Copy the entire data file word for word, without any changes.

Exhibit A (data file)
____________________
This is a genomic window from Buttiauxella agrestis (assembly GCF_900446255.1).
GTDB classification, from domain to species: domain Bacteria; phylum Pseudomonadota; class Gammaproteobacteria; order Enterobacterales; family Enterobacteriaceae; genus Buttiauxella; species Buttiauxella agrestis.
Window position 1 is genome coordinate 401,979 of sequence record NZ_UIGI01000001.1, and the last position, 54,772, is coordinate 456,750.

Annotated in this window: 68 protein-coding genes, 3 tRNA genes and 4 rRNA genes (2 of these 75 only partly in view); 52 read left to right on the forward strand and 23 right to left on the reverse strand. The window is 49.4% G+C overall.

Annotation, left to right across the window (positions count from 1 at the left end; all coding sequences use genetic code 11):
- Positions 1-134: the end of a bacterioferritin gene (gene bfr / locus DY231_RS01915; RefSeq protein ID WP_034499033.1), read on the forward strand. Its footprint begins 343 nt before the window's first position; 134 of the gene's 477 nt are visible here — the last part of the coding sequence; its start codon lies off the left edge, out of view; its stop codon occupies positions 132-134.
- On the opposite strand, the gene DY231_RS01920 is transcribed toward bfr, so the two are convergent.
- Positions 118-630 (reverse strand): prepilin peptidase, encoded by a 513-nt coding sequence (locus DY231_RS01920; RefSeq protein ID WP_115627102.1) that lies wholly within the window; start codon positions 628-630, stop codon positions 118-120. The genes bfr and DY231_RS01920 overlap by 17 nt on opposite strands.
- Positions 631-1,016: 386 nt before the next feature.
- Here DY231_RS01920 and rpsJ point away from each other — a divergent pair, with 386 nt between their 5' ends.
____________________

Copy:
This is a genomic window from Buttiauxella agrestis (assembly GCF_900446255.1).
GTDB classification, from domain to species: domain Bacteria; phylum Pseudomonadota; class Gammaproteobacteria; order Enterobacterales; family Enterobacteriaceae; genus Buttiauxella; species Buttiauxella agrestis.
Window position 1 is genome coordinate 401,979 of sequence record NZ_UIGI01000001.1, and the last position, 54,772, is coordinate 456,750.

Annotated in this window: 68 protein-coding genes, 3 tRNA genes and 4 rRNA genes (2 of these 75 only partly in view); 52 read left to right on the forward strand and 23 right to left on the reverse strand. The window is 49.4% G+C overall.

Annotation, left to right across the window (positions count from 1 at the left end; all coding sequences use genetic code 11):
- Positions 1-134: the end of a bacterioferritin gene (gene bfr / locus DY231_RS01915; RefSeq protein ID WP_034499033.1), read on the forward strand. Its footprint begins 343 nt before the window's first position; 134 of the gene's 477 nt are visible here — the last part of the coding sequence; its start codon lies off the left edge, out of view; its stop codon occupies positions 132-134.
- On the opposite strand, the gene DY231_RS01920 is transcribed toward bfr, so the two are convergent.
- Positions 118-630 (reverse strand): prepilin peptidase, encoded by a 513-nt coding sequence (locus DY231_RS01920; RefSeq protein ID WP_115627102.1) that lies wholly within the window; start codon positions 628-630, stop codon positions 118-120. The genes bfr and DY231_RS01920 overlap by 17 nt on opposite strands.
- Positions 631-1,016: 386 nt before the next feature.
- Here DY231_RS01920 and rpsJ point away from each other — a divergent pair, with 386 nt between their 5' ends.